Tuesday, 28 February 2012

Stock Picking Philosophy from Charles Munger - Part 9

The following came from a 1994 article by Charles Munger, best known as one of the lead Berkshire Hathaway investors with Warren Buffett.

As a warning, its very long and talks about a lot of topics from role of math and psychology, business management, stock picking, etc but its very informative.

I've picked out a few more juicy paragraphs from it but if you have time, make sure to read it.  I've broken it up into several smaller chunks that I found interesting and will post them out over a few days.

Source: (Courtesy: The Big Picture)
Charles Munger, USC Business School, 1994
A Lesson on Elementary, Worldly Wisdom As It Relates To Investment Management & Business

See Part 1 - Value Investing
See Part 2 - Fewer But Bigger Bets
See Part 3 - Efficient Market Hypothesis & Race Tracking Betting Model
See Part 4 - Advantages & Disadvantages of Scale
See Part 5 - Bureaucracy & Yes Men
See Part 6 - Efficiencies & Profitability Differences from Competition
See Part 7 - Negative Effects of Technology on Business Profits
See Part 8 - Focusing on Your Competitive Edge & Follies of Investment Management
See Part 9 - Sector Rotation & Yearly tax avoidance

  • Sector Rotation
In the stock market, some railroad that’s beset by better competitors and tough unions may be available at one-third of its book value. In contrast, IBM in its heyday might be selling at 6 times book value. So it’s just like the pari-mutuel system. Any damn fool could plainly see that IBM had better business prospects than the railroad. But once you put the price into the formula, it wasn’t so clear anymore what was going to work best for a buyer choosing between the stocks. So it’s a lot like a pari-mutuel system. And, therefore, it gets very hard to beat.

What style should the investor use as a picker of common stocks in order to try to beat the market—in other words, to get an above average long-term result? A standard technique that appeals to a lot of people is called “sector rotation”. You simply figure out when oils are going to outperform retailers, etc., etc., etc. You just kind of flit around being in the hot sector of the market making better choices than other people. And presumably, over a long period of time, you get ahead.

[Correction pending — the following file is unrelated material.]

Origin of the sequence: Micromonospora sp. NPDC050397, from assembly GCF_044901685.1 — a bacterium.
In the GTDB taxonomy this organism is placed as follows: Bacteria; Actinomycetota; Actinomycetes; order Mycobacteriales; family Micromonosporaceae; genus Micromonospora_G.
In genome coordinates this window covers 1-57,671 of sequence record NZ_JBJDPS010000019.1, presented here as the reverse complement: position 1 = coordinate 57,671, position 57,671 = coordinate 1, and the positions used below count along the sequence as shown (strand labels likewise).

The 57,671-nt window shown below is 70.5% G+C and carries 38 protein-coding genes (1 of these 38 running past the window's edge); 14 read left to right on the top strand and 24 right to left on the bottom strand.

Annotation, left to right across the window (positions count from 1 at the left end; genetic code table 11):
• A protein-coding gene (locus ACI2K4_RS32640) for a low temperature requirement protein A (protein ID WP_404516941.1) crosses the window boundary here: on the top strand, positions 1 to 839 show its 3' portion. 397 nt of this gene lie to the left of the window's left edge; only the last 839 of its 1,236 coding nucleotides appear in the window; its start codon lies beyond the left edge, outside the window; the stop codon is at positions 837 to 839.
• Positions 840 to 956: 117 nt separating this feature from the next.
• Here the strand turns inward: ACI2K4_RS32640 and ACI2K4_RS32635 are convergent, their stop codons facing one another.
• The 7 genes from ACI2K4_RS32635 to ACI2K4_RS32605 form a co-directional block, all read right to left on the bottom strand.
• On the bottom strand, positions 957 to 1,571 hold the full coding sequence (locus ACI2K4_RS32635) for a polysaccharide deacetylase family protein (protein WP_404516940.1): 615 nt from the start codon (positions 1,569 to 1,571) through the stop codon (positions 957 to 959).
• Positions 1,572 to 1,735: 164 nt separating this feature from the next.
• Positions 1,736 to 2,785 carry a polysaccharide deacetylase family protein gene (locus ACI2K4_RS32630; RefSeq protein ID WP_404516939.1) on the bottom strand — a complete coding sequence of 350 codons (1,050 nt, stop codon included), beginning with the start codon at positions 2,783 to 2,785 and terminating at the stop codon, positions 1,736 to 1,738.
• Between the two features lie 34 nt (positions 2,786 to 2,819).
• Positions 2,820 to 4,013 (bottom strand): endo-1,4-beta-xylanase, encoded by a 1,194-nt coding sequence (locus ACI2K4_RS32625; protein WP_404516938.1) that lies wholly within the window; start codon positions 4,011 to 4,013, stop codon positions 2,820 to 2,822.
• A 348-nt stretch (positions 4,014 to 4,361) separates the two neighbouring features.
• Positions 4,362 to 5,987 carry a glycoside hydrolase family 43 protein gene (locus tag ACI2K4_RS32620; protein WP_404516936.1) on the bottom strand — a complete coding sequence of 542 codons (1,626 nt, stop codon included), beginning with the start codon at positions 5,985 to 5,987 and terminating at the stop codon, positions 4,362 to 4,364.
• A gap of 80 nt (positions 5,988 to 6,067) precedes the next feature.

However, I know of no really rich sector rotator. Maybe some people can do it. I’m not saying they can’t. All I know is that all the people I know who got rich—and I know a lot of them—did not do it that way.

  • Not worrying about yearly tax avoidance
Another very simple effect I very seldom see discussed either by investment managers or anybody else is the effect of taxes. If you’re going to buy something which compounds for 30 years at 15% per annum and you pay one 35% tax at the very end, the way that works out is that after taxes, you keep 13.3% per annum.

In contrast, if you bought the same investment, but had to pay taxes every year of 35% out of the 15% that you earned, then your return would be 15% minus 35% of 15%—or only 9.75% per year compounded. So the difference there is over 3.5%. And what 3.5% does to the numbers over long holding periods like 30 years is truly eye-opening. If you sit back for long, long stretches in great companies, you can get a huge edge from nothing but the way that income taxes work.

Even with a 10% per annum investment, paying a 35% tax at the end gives you 8.3% after taxes as an annual compounded result after 30 years. In contrast, if you pay the 35% each year instead of at the end,  your annual result goes down to 6.5%. So you add nearly 2% of after-tax return per annum if you only achieve an average return by historical standards from common stock investments in companies with tiny dividend payout ratios.

But in terms of business mistakes that I’ve seen over a long lifetime, I would say that trying to minimize taxes too much is one of the great standard causes of really dumb mistakes. I see terrible mistakes from people being overly motivated by tax considerations.

Warren and I personally don’t drill oil wells. We pay our taxes. And we’ve done pretty well, so far. Anytime somebody offers you a tax shelter from here on in life, my advice would be don’t buy it.
In fact, any time anybody offers you anything with a big commission and a 200-page prospectus, don’t buy it. Occasionally, you’ll be wrong if you adopt “Munger’s Rule”. However, over a lifetime, you’ll be a long way ahead—and you will miss a lot of unhappy experiences that might otherwise reduce your love for your fellow man.

There are huge advantages for an individual to get into a position where you make a few great investments and just sit back and wait: You’re paying less to brokers. You’re listening to less nonsense. And if it works, the governmental tax system gives you an extra 1, 2 or 3 percentage points per annum compounded.

And you think that most of you are going to get that much advantage by hiring investment counselors and paying them 1% to run around, incurring a lot of taxes on your behalf’? Lots of luck.

No comments:

Post a Comment